the last three sunday evenings (9th 16th and 23rd march), 6.45-7.30pm, on bbc radio 3
music and the jews:
1. i’ve heard there was a secret chord
2. there’s a place for us (women)
3. it ain’t necessarily so
“Spanning thousands of years, from King David and the creation of the Psalms, to composers writing today including Steve Reich and Robert Saxton, Norman Lebrecht uncovers a wealth of fascinating stories about the role music has played at some of the key points in Jewish history.”1. “The acclaimed Ladino singer Yasmin Levy explains why music and memory became so intertwined when the Jews were expelled from Spain at the end of the 15th century, rabbi Shlomo Levin tells the amazing story of how a marching tune sung by Napoleon and his troops in 1812 became an integral part of Yom Kippur, the holiest day of the year for Jewish people, and the musicologist Gila Flam has some surprising revelations about the music sung by the Jews in the Nazi concentration camps.
With contributions from rabbi Yehoshua Engelman, the composer Steve Reich, Professor Edwin Seroussi from the Hebrew University of Jerusalem, the musicologist and and founder of the Boston Camerata Joel Cohen, the violinist Eyal Shiloach, rabbi Shlomo Levine, and Dr Gila Flam, Head of the Music Department at the National Library in Jerusalem.”2. “Women, in the Jewish religion, are not meant to sing, and yet Jewish women have shrugged off that inhibition to become some of the most powerful figures in the popular imagination.
We hear from some of the most successful women singing in Israel – and indeed on the world stage – today, including the eighth-generation Yiddish singer Myriam Fuks and Achinoam Nini, the latest in a long line of iconic Jewish women of Yemenite origin. Michael Grade remembers his grandmother’s passion for Sophie Tucker, and the promoter Harvey Goldsmith explains why Jewish women have had such a huge impact on music over the past half century. We also hear from Dr Tova Gamliel about the extraordinarily powerful role of women in the religious practices of Yemen.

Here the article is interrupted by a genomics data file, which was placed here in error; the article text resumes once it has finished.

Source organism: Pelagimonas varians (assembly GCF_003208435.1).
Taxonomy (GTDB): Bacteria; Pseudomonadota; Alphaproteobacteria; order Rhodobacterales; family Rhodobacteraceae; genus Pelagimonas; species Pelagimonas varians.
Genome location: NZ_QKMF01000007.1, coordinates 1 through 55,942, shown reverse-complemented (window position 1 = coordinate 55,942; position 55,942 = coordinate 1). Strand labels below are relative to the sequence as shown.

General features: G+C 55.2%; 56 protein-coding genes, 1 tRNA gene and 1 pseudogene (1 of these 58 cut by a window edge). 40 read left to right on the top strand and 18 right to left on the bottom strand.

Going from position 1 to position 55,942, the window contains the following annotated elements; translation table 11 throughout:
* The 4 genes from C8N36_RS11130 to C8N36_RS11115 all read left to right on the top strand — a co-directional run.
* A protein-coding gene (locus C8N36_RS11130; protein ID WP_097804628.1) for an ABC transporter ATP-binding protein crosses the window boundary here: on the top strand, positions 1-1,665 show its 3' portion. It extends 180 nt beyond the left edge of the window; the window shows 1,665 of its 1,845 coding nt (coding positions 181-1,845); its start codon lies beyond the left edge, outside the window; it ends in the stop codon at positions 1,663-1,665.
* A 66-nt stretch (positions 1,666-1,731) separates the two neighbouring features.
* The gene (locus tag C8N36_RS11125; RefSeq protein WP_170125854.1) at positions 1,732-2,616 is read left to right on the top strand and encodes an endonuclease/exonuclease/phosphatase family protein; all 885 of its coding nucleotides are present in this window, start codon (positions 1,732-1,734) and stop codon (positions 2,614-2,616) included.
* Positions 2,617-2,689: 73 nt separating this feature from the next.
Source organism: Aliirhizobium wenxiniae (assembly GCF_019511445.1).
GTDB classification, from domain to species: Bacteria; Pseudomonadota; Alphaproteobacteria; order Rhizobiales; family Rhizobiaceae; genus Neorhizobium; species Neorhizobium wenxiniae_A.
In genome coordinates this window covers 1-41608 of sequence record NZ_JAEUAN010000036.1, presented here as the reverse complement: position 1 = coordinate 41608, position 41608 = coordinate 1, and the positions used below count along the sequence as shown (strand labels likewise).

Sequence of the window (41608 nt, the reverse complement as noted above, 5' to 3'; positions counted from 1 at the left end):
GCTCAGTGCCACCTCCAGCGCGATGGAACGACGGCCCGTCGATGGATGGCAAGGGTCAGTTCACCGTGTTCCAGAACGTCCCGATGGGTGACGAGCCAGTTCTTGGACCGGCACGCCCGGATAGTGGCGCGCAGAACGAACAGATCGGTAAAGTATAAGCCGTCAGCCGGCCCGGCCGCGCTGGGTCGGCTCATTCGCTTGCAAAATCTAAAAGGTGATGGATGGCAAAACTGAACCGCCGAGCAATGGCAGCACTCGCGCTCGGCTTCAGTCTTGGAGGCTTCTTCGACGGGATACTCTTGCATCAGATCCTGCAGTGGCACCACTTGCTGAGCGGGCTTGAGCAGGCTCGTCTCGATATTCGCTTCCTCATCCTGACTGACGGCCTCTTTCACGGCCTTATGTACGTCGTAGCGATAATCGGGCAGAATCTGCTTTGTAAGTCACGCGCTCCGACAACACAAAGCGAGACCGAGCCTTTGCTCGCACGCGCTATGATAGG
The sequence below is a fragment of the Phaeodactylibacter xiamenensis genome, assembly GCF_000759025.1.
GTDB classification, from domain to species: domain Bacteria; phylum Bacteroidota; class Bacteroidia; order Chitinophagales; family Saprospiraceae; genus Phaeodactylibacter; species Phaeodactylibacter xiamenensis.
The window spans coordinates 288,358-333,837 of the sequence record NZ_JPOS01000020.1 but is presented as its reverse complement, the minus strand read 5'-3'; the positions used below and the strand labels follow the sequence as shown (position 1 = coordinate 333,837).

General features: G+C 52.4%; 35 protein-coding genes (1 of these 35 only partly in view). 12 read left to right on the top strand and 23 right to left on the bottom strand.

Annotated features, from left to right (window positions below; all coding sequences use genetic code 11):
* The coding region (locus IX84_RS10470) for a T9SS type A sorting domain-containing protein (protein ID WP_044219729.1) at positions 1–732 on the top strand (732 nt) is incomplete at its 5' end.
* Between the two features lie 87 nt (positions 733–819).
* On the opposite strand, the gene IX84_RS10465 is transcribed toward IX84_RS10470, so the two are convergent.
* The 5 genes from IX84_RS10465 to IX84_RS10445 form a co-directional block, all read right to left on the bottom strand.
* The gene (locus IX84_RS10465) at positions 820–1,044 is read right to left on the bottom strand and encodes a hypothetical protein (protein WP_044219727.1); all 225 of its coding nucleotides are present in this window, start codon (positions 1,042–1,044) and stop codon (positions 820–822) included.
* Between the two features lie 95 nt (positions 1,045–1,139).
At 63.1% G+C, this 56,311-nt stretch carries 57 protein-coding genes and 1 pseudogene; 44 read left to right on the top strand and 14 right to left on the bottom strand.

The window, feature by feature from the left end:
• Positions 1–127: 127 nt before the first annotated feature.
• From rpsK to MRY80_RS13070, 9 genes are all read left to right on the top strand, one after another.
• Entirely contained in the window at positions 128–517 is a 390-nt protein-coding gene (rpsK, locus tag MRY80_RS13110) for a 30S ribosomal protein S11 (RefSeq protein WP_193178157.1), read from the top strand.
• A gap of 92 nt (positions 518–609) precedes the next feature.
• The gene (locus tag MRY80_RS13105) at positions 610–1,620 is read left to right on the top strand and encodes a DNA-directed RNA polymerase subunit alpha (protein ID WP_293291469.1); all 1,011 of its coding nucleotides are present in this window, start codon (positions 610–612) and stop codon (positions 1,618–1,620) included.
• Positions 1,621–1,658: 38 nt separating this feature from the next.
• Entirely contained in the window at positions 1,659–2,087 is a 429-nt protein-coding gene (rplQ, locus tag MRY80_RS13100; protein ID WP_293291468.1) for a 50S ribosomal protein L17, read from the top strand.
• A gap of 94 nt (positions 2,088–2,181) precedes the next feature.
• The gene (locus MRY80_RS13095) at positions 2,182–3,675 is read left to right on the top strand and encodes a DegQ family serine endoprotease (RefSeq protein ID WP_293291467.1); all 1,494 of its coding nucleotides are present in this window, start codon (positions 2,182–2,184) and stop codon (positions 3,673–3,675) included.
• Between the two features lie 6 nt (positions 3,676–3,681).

With contributions also from Rabbi Shlomo Levin, the Yiddish singer Myriam Fuks, Ladino singers Kohava and Yasmin Levy, and the Yemenite singer Achinoam Nini.”3. “Taking as his starting point the moment at which the Jews were finally able to enter the Western classical music tradition in a professional capacity, in today’s programme Norman Lebrecht investigates the idea of a “Jewish thumbprint” in the music of Mendelssohn and others.
Leading Israeli composer Noam Sheriff and conductor Michael Tilson Thomas talk about why Mahler’s Jewishness speaks so strongly to them through his symphonies, and Michael Grade explains how the Jewish art of being one step ahead impacted so strongly on the entertainment industry in the twentieth century.
With contributions also from the musicologist and founder of the Boston Camerata, Joel Cohen, the writer David Conway, the composers Robert Saxton, and Gideon Lewensohn, and Professor Susan Wollenberg of Oxford University.”